“For Christmas, a gentile would get a bike as a reminder that their parents love them. For Hanukkah, we would get socks as a reminder that we were persecuted.”
This line, delivered by 26-year-old Jewish socialite Miriam “Midge” Maisel (Rachel Brosnahan), is the kind of timelessly relatable humor that characterizes the best moments of “The Marvelous Mrs. Maisel.” The first season of the show, a product of “Gilmore Girls” creator Amy Sherman-Palladino and her husband Dan Palladino, premiered on Amazon on Nov. 29, and has since earned a handful of Golden Globes, as well as prime billing in the email chains of Jewish grandmothers across the country.
The dramedy is set in 1950s New York and follows Midge as her life as an Upper West Side housewife is suddenly blown apart when her husband, Joel, an aspiring—and failing—comedian (Michael Zegen) leaves her and their two children to pursue a relationship with his secretary. In a drunken stupor, Midge wanders into The Gaslight, the club where Joel performs, and ends up delivering a spontaneous, raucous, and hilarious set inspired by her new life circumstances. The club’s manager, Susie Myerson (Alex Borstein), immediately recognizes Midge’s incredible comedic potential. Yet one thing leads to another and Midge’s night ends with her being hauled out of the club by policemen. With this stunningly quick fall from grace, Midge struggles to reconcile her familiar identity as a dutiful middle-upper class wife with the outrageous persona that she has created on stage.
Meanwhile, Midge and her children move into the home of her overbearing mother Rose (Marin Hinkle) and emotional father Abe (Tony Shalhoub), who are both devastated at the rupture of Midge’s marriage and her decision to enter the workforce. Midge is initially reluctant to pursue comedy, but with Susie’s pressure returns to The Gaslight and discovers that her initial beginner’s luck was no fluke. Although Susie lacks any managerial experience, she possesses the determination and crucially, chutzpah, to advance Midge’s career. Susie works tirelessly with Midge to perfect her routine, although she often bombs painfully in the process. Eventually, however, Midge begins to get consistent laughs. All the while, Joel has left his secretary and tries to return to Midge, who, with a sense of newfound confidence, refuses to take him back.
The season’s climax takes place when Midge spontaneously decides to roast the famous comedian Sophie Lennon, causing her to be blacklisted across the city. She also spends the night with Joel, leaving their relationship on uncertain territory. In a pivotal scene, the well-known comic Lenny Bruce helps Midge to get around the blacklist and back on stage. Joel discovers the new life that Midge has been living, and arrives drunk and angry to The Gaslight in time to see her achieve smashing success.
In many ways, “The Marvelous Mrs. Maisel” is comparable to “Gilmore Girls.” They share incredibly fast-paced dialogue, hilariously neurotic parents and a penchant for witty one-liners. Like Sherman-Palladino’s prior hit, “The Marvelous Mrs. Maisel” also boasts a cast driven by strong women, particularly with the role of Susie, who Borstein portrays as newfangled and effortlessly funny. This provides overwhelming proof that it is possible to write a convincing feminist premise into a traditionally sexist setting, such as 1950s America.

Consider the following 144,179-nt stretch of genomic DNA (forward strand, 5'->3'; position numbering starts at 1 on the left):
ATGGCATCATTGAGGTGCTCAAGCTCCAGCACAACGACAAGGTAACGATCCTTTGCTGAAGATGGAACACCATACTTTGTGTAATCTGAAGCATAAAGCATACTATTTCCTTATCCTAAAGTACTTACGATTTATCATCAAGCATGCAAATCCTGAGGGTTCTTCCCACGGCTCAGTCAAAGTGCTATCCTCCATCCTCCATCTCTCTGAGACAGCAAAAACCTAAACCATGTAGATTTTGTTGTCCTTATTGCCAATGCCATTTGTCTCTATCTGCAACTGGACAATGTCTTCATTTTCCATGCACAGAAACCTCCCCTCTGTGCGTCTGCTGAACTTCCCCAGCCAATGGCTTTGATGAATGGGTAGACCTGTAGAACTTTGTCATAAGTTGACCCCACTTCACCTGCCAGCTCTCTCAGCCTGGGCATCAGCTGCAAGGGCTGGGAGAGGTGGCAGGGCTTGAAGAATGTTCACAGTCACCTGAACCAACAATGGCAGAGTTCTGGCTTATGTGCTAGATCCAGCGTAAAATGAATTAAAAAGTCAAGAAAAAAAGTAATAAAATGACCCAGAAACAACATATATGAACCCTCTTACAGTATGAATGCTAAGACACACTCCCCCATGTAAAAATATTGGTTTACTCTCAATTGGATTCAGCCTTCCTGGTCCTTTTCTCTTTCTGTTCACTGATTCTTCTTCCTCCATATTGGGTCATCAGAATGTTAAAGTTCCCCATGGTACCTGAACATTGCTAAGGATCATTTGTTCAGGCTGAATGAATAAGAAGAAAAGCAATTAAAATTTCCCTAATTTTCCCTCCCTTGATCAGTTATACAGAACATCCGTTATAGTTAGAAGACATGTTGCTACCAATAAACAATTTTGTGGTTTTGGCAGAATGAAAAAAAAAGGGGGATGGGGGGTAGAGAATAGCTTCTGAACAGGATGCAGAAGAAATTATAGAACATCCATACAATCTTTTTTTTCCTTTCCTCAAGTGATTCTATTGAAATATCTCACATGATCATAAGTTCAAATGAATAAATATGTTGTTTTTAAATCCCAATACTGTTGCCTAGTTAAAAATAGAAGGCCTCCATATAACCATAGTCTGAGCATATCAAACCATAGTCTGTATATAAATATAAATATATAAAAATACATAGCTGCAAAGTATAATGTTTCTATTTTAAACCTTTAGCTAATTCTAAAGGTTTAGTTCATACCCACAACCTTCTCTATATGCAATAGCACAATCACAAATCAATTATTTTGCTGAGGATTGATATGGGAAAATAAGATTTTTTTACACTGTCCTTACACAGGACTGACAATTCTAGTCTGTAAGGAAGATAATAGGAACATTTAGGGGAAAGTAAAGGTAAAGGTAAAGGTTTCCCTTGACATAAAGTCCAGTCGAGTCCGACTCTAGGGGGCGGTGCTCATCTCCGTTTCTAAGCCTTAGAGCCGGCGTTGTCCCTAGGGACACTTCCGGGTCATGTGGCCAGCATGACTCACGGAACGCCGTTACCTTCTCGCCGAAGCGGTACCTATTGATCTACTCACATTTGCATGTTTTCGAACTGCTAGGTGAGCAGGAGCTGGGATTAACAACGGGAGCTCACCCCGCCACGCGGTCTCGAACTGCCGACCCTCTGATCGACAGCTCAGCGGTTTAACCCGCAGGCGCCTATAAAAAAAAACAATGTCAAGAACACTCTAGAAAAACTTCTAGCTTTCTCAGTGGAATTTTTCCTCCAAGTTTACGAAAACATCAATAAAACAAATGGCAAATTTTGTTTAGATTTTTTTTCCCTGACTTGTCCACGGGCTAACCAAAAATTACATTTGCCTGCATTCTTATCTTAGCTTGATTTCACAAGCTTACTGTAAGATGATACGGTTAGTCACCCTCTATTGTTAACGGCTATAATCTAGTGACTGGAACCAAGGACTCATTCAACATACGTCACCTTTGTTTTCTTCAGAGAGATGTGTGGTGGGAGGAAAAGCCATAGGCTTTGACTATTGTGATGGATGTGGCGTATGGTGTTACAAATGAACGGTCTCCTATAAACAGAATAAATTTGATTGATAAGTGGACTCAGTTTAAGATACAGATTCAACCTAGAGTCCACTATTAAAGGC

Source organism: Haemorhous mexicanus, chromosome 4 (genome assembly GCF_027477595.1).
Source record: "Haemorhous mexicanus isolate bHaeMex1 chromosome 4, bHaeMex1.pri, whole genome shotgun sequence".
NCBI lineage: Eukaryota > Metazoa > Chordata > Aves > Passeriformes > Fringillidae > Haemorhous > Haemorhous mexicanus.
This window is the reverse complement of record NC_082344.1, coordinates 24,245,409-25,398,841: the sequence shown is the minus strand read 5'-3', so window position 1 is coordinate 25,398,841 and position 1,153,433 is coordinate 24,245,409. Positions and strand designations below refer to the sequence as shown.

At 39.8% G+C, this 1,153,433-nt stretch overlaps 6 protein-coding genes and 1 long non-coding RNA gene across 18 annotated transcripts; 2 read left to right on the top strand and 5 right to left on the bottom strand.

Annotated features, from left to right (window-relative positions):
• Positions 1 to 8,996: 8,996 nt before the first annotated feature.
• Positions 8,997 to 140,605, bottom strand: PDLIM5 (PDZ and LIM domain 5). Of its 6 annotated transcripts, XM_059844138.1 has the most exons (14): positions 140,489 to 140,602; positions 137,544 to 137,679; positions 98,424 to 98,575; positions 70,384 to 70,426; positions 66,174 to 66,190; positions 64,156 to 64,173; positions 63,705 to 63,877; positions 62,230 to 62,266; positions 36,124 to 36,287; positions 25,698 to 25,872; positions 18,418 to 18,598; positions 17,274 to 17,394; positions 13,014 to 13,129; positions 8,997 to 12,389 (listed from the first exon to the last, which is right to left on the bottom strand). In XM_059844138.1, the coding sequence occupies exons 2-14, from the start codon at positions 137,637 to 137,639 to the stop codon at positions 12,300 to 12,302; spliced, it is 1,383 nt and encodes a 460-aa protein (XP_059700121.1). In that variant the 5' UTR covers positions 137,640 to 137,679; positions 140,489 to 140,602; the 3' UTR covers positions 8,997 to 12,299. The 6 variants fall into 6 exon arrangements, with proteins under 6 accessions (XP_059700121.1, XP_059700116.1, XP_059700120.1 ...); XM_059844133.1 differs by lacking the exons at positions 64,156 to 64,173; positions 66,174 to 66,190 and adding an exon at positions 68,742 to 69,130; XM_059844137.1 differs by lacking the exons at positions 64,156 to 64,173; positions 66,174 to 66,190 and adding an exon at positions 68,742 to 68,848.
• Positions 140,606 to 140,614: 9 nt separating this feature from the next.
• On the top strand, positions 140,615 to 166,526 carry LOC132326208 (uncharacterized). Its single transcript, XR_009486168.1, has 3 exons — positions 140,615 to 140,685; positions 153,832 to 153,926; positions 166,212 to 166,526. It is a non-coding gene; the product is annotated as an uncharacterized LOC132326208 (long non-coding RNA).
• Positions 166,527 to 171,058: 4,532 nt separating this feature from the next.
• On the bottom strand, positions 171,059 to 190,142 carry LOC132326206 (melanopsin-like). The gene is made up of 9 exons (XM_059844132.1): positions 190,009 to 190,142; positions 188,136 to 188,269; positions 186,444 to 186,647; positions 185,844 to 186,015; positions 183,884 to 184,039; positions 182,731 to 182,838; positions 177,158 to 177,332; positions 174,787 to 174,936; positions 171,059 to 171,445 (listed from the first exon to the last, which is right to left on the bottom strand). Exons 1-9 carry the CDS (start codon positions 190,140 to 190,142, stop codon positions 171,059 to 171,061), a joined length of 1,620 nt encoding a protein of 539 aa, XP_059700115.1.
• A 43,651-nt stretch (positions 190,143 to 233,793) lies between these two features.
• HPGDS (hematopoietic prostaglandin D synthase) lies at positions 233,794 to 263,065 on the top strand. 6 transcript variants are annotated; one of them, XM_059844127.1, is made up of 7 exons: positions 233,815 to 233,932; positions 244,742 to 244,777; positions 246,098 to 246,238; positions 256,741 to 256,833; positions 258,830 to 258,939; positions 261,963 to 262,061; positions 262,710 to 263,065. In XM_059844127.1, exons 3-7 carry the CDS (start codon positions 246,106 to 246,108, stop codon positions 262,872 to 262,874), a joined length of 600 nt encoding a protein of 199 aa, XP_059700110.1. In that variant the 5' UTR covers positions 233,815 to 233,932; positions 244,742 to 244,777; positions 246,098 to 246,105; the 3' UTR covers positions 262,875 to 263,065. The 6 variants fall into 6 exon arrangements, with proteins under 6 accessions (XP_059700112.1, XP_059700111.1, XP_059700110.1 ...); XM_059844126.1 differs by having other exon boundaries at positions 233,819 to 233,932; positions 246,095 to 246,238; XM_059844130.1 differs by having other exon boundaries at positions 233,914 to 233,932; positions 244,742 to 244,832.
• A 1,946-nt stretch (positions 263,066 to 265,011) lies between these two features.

Like “Gilmore Girls,” though, “The Marvelous Mrs. Maisel” is fun to watch not necessarily because it’s funny. For a show about a stand-up comic, the jokes can sometimes come off more Hebrew school talent show than Mel Brooks. Brosnahan possesses excellent timing and apt goofiness, but not always enough sarcastic wit, particularly in comparison to the much messier and more relatable Borstein.
The show gains the bulk of its most effective humor from Midge’s own circumstances and not from her Jewishness. Although it features several synagogue scenes and plenty of pastrami jokes, unlike shows such as “Transparent” and “Broad City” that capture the dark humor and secular cultural idiosyncrasies that often speak to a modern Jewish audience, “The Marvelous Mrs. Maisel” at times seems like it is trying too hard to seem Jewish, with little narrative payoff.
The show also falters in its halfhearted attempts to be politically relevant. It certainly includes some effective depictions of an age of censorship, especially the ways in which women’s voices and bodies were suppressed through expectations to conform. However, like “Gilmore Girls,” “The Marvelous Mrs. Maisel” is often tone-deaf on issues of race, such as when Midge literally pushes one of the few people of color in the show offstage in order to perform.
Ultimately, the show is a great escape and often incredibly clever, if not groundbreaking. Brosnahan is warm and convincing as Midge, and exchanges hilarious repartee with her parents and the rest of the strong supporting cast. The polished, gorgeous settings and cinematography make you feel like you are in a slightly dreamlike version of New York City. While “The Marvelous Mrs. Maisel’s” jokes are sometimes hit-or-miss, like Midge’s routine, something about the show’s irreverence and the comforting nature of its characters draws you in. “The Marvelous Mrs. Maisel” is the perfect show to watch if you are overwhelmed by your own life and want to be immersed in someone else’s dramatic—if somewhat juvenile—problems. The show is set to start filming its second season this March and may even feature an appearance by Lorelai Gilmore (Lauren Graham) herself.
Dani Smotrich-Barr can be reached at firstname.lastname@example.org.